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Bringing The Book of Wild Flowers to life

Posted on 07 Mar 2024

Wild flowers are some of the most beautiful and distinctive features of the British landscape, yet are easily overlooked. We asked the creators of 'The Book of Wild Flowers' how they approached writing about an unassuming and familiar gem: the dandelion.

© Angie Lewin. Island Summer. Screenprint, 2014. Wild carrot, devil’s-bit scabious and knapweed.

Printmaker Angie Lewin on capturing the essence of the dandelion

In a photograph of myself as a toddler, I’m sitting contentedly in a grassy field surrounded by daisies and buttercups. Memories of making daisy chains and blowing the downy parachutes from a dandelion ‘clock’ evoke the summer days of my childhood.

There’s a simplicity to the familiar egg yolk yellow of a dandelion flower and its deeply jagged leaves. However, once I began making sketches of this seemingly insignificant, possibly unglamorous, plant, it became an absorbing subject for my linocuts and wood engravings. There is a fascinating structure to the soft spherical seedhead formed from radiating parachutes of filaments, each of which will hold aloft a seed. The flower petals, with their flat, toothed tips, overlap to create a pattern, perfect to be cut with a gouge or engraving tool.

I don’t aim for botanical accuracy in my work but try to capture the essence of a plant. I often simplify whilst drawing out those elements that most define it for me. I am instinctively drawn to plants that thrive in adversity, whether thrift growing on an exposed rock on a Scottish beach or a dandelion valiantly emerging from a crack in a city pavement. This vital, colourful determination is so uplifting.

Writer Christopher Stocks on uncovering new surprises about a familiar plant

It’s easy to write about rare plants, but far more difficult to write about common ones like dandelions, which everyone knows and most people regard as a weed. They’ve been written about so often already that it would be easy to simply repeat some of the many stories that have been told about them before – such as the derivation of their name from the French ‘lion’s teeth’, for example, or the fact that you can use their leaves in a salad, or that their roots were dried and used as a (not terribly convincing) substitute for instant coffee during the Second World War.

What I enjoy most about writing is not the act of writing itself but the research that goes into it. I love discovering new facts and tracking down obscure books and academic papers, and it transpires that even dandelions have something surprising about them. They might all look the same, but there may actually be hundreds of different species or ‘microspecies’ in Britain – so many, in fact, that they challenge our whole conception of what a species is. It’s discoveries like these that makes being a writer worthwhile.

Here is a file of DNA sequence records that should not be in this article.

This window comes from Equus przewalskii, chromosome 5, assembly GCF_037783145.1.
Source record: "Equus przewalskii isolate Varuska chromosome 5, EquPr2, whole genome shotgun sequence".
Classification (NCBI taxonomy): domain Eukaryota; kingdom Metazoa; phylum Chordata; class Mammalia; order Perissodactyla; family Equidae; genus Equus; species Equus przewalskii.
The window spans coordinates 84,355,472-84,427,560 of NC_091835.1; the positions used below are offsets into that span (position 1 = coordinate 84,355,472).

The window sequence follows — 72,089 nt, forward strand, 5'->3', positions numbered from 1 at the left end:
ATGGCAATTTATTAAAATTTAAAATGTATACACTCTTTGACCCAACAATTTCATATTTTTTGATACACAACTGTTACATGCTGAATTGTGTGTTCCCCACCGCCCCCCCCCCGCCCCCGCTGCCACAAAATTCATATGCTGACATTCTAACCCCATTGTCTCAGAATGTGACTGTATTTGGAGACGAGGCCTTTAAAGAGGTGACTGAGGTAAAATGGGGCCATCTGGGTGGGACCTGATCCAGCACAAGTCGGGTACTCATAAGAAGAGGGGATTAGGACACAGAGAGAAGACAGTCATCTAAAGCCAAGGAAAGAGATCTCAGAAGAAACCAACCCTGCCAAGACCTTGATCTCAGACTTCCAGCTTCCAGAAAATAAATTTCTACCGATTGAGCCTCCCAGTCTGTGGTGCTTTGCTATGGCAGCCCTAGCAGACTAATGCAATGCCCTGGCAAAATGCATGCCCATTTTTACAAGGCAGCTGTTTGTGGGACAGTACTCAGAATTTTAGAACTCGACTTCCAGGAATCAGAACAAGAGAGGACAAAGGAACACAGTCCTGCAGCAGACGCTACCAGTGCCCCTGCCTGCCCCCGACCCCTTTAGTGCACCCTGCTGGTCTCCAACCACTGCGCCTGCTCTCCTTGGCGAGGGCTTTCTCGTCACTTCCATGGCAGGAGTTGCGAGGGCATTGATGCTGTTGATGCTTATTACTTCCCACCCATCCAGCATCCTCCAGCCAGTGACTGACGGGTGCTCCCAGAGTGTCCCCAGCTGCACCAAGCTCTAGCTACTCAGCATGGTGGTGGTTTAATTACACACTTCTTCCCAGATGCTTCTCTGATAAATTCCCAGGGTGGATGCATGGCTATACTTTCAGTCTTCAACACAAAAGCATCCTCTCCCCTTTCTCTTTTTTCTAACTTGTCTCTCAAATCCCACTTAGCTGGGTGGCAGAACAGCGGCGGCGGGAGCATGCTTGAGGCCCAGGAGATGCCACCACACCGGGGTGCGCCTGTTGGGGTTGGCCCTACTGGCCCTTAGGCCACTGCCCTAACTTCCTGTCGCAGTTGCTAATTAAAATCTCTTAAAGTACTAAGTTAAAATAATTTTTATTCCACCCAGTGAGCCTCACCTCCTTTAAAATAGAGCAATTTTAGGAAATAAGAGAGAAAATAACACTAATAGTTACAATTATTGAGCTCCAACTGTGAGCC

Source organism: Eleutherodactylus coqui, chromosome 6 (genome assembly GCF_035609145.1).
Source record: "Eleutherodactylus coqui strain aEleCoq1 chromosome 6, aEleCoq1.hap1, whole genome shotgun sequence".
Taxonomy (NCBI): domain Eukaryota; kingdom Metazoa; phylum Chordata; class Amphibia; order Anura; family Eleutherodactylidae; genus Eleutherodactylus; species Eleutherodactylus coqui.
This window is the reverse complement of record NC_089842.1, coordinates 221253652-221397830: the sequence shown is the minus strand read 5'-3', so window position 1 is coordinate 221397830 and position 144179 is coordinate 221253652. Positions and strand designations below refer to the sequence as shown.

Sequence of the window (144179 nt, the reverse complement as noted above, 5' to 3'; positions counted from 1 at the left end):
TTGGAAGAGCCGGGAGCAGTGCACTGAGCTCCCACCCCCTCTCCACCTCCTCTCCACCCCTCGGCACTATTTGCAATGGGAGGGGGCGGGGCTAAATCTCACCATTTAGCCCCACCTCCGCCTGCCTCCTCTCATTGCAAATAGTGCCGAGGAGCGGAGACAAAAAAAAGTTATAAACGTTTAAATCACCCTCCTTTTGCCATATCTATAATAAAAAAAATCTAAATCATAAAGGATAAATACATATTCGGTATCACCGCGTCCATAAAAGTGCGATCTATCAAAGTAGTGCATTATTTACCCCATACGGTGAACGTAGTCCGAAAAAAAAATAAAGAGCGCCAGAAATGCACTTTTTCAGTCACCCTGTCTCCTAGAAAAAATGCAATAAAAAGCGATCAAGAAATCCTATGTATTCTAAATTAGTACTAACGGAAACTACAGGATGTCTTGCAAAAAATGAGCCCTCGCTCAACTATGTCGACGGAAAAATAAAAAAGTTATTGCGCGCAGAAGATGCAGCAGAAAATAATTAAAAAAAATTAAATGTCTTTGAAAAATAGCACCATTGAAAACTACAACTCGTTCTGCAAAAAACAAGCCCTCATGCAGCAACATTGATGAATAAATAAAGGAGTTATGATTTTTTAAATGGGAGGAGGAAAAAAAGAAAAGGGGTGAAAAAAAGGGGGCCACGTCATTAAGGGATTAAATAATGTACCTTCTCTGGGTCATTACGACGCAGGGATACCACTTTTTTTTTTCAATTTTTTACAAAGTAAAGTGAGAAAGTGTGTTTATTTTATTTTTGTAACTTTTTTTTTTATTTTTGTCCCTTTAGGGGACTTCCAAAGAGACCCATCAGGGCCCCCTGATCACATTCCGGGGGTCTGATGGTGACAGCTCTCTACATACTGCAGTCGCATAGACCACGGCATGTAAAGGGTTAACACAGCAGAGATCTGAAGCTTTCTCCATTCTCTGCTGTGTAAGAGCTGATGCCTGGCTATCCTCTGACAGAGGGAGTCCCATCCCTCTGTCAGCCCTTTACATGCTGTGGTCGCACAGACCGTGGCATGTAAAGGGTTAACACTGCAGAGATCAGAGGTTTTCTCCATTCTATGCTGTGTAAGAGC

Dandelion: Taraxacum spp., extracted from The Book of Wild Flowers

At a certain point each spring, the eggy yellow of dandelions can be the commonest flowers of all. I’ve seen country hedge banks so thickly covered with them that the entire roadside shines gold. They are, of course, a garden weed, popping up apparently overnight in neglected corners, and they don’t seem to be especially welcome even among those who plant ‘wild flower’ meadows, but they’re an important source of nectar for many insects, while their seeds are eaten by birds and their leaves by rabbits and pigeons.

Dandelions are great survivors. Individual plants can live for well over ten years, and send down a tap root up to two metres long, which makes them well nigh impossible to dig up. Break the root off and they can regenerate, sending up new plants to replace the lost crown. Each plant can produce an average of around 3,000 seeds, most of which don’t require pollination to be fertile, and are ready to start growing in little more than a week.

Although they’re one of the few flowers that almost everyone can identify, dandelions are actually one of the most puzzling plants on the planet. They may be instantly identifiable by the most amateur gardener, but these apparently simple flowers are actually anything but. For, while they might look the same to you and me, there isn’t just one kind of dandelion; there are around 230 superficially similar-looking yet genetically distinct ‘microspecies’ in Britain alone, and it’s quite possible to discover eighty to a hundred different types in a single locality, assuming you know what you’re looking for.

Even the Botanical Society of Britain & Ireland admits that, along with hawkweeds and brambles, dandelions are ‘the most challenging genus British and Irish botanists encounter’. Perhaps these intriguing plants offer a good illustration of why, at least sometimes, ignorance can be bliss.

Discover the book

The Book of Wild Flowers

Reflections on Favourite Plants Angie Lewin, Christopher Stocks